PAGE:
Variable speed drives are also far more straightforward when controlling a DC motor because no conversion is necessary. The drive can directly alter the voltage the motor receives, saving energy in the process. 

Variable speed drives work well in most commercial settings, but you should evaluate your system before selecting this method.

What is a variable frequency drive?

A variable frequency drive (VFD) also changes the speed of an electric motor but accomplishes the job in a different way. 

First of all, variable frequency drives are limited compared to variable speed drives because they only work with AC motors.

Also, rather than changing the input voltage and amperage like a variable speed drive, a variable frequency drive changes the voltage and frequency. Altering the voltage changes the motor’s torque while adjusting the frequency changes the motor’s speed.

Therefore, a variable frequency drive is most effective at controlling the speed of a motor as it slows down and speeds up, helping prevent damage to the motor. They can also improve efficiency by limiting the rate at which the motor runs.

Companies with oversized HVAC systems might benefit most from a variable frequency drive because the speed control minimizes energy waste by preventing the unit from running at full capacity when it isn’t needed.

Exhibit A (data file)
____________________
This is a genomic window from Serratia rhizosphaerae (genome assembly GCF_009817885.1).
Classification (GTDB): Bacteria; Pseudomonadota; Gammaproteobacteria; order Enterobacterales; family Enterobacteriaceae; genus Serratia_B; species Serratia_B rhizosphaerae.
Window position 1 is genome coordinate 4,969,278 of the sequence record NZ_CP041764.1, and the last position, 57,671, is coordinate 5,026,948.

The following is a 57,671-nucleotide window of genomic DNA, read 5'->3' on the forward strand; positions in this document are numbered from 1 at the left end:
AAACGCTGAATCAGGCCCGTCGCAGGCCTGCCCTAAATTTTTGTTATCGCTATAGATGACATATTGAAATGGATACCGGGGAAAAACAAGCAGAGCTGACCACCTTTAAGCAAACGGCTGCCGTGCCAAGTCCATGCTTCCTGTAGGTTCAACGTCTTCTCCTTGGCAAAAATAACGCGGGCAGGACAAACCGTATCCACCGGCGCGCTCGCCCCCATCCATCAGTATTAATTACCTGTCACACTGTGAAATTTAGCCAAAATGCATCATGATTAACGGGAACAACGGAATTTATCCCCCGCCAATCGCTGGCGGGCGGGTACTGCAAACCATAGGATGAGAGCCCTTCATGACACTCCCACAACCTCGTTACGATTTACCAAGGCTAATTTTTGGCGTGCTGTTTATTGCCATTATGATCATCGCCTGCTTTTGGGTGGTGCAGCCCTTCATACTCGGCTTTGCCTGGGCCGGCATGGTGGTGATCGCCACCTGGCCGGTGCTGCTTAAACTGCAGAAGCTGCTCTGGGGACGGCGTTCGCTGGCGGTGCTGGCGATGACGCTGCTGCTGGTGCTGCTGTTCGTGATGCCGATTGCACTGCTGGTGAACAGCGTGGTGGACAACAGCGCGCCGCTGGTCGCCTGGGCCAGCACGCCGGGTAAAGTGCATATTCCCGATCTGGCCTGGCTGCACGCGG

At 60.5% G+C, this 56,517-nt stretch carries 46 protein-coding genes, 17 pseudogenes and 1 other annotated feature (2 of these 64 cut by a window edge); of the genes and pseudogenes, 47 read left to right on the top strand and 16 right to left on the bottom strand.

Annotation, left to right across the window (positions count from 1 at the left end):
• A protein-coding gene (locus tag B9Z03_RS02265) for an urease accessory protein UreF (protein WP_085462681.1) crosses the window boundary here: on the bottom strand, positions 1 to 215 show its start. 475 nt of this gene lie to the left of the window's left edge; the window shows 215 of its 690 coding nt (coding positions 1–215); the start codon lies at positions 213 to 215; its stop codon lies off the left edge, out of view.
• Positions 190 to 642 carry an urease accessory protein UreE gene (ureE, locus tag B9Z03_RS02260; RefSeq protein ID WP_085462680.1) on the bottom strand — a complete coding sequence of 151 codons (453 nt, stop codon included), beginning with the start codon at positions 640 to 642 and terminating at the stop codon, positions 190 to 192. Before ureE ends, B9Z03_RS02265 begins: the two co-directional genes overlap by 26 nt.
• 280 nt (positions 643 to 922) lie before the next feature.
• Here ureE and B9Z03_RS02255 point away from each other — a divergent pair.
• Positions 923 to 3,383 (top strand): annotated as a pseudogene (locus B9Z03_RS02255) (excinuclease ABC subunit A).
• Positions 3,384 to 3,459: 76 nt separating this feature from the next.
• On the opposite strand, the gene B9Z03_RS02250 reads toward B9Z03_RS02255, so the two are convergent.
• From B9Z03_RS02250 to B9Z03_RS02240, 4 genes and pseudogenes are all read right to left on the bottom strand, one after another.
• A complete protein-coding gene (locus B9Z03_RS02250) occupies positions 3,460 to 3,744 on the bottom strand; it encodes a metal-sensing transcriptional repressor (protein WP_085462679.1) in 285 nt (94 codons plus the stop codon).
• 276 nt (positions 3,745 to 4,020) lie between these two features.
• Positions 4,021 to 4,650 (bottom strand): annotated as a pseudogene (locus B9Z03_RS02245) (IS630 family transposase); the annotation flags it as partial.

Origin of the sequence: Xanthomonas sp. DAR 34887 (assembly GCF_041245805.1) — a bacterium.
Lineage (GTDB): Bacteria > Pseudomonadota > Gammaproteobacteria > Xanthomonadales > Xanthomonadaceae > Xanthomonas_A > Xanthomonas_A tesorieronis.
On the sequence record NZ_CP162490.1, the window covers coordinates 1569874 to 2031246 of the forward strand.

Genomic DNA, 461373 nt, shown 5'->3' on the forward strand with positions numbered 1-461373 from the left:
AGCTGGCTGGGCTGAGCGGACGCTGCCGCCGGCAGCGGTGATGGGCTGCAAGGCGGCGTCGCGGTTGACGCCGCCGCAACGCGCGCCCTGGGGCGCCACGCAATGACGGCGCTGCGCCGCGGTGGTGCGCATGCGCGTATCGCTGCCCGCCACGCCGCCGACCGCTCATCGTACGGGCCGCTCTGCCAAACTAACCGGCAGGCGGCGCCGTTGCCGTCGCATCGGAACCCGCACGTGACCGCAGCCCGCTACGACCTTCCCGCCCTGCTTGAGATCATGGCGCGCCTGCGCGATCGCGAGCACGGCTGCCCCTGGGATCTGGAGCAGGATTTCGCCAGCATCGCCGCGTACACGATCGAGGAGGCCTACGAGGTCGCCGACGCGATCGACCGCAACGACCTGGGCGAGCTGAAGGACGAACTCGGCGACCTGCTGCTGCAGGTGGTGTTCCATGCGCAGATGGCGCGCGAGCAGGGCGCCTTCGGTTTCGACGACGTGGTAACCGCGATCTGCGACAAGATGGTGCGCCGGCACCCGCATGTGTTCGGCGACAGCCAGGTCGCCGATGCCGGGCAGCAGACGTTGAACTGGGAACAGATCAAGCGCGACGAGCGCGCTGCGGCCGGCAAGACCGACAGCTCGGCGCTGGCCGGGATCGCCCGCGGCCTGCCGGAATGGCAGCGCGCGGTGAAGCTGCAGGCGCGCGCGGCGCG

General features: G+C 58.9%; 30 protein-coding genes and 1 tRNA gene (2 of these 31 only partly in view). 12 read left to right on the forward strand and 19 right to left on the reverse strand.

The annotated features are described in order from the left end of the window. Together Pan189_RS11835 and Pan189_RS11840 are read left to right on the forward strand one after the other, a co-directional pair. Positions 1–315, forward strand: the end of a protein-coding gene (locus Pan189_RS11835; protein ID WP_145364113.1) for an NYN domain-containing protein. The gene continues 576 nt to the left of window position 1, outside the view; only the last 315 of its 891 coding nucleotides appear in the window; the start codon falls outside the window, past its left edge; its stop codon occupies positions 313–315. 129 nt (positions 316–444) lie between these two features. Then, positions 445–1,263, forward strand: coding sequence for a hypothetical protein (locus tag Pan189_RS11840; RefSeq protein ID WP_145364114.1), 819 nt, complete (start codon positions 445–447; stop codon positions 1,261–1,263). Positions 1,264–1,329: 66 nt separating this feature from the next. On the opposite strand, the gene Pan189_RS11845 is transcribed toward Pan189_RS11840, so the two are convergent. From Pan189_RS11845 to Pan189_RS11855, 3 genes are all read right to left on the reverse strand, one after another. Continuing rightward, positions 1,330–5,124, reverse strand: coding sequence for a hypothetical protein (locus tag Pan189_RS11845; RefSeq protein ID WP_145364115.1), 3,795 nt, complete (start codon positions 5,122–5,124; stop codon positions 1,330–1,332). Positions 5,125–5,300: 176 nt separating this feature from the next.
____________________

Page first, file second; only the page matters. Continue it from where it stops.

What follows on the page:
Which is better for your site?

Variable frequency drives and variable speed drives have a lot of similarities, so you might be confused about which option is best for your commercial building. Both devices can make your electric motors more efficient by limiting unnecessary power consumption and saving you money in the process.

A variable speed drive works best at above 82% capacity. As a result, it’s recommended in situations where your motor will be turning on, running at a high level, and then turning off. It can limit energy use while turned on but needs to operate at a relatively high level to maintain its efficiency.

On the other hand, a variable frequency drive is best if your motor runs continuously. You can run your motor at below 80% capacity and retain its efficiency with a variable frequency drive, so it will save you money under those circumstances.

Upgrading your electrical systems

Your commercial building has electric motors powering all types of components, including your HVAC, computer room, and data center cooling system. There’s a good chance these motors are running inefficiently but upgrading them with a variable speed drive or variable frequency drive is possible.

Once you complete your upgrade, these systems won’t run at full capacity around the clock, reducing your energy bills and potentially putting you in line for government tax benefits as you lower your consumption.

Universal Electrical Services is a full-service residential and commercial electrical contractor in South Florida that can assist as you make your business more energy efficient. Our attention to detail ensures that your job is done right the first time without any hassle. 

Contact Universal Electrical Services today for more information or a free quote.